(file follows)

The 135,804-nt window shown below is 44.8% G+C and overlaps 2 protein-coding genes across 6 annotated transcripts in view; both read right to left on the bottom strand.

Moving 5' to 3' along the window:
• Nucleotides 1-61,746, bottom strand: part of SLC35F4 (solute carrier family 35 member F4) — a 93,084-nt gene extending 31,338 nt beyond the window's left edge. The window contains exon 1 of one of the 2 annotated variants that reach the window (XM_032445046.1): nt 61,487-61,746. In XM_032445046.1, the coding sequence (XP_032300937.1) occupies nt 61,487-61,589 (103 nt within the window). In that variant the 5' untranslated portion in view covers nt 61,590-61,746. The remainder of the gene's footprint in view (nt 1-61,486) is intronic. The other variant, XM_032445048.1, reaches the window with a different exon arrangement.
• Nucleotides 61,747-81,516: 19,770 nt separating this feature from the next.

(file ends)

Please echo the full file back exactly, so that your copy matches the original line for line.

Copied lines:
The 135,804-nt window shown below is 44.8% G+C and overlaps 2 protein-coding genes across 6 annotated transcripts in view; both read right to left on the bottom strand.

Moving 5' to 3' along the window:
• Nucleotides 1-61,746, bottom strand: part of SLC35F4 (solute carrier family 35 member F4) — a 93,084-nt gene extending 31,338 nt beyond the window's left edge. The window contains exon 1 of one of the 2 annotated variants that reach the window (XM_032445046.1): nt 61,487-61,746. In XM_032445046.1, the coding sequence (XP_032300937.1) occupies nt 61,487-61,589 (103 nt within the window). In that variant the 5' untranslated portion in view covers nt 61,590-61,746. The remainder of the gene's footprint in view (nt 1-61,486) is intronic. The other variant, XM_032445048.1, reaches the window with a different exon arrangement.
• Nucleotides 61,747-81,516: 19,770 nt separating this feature from the next.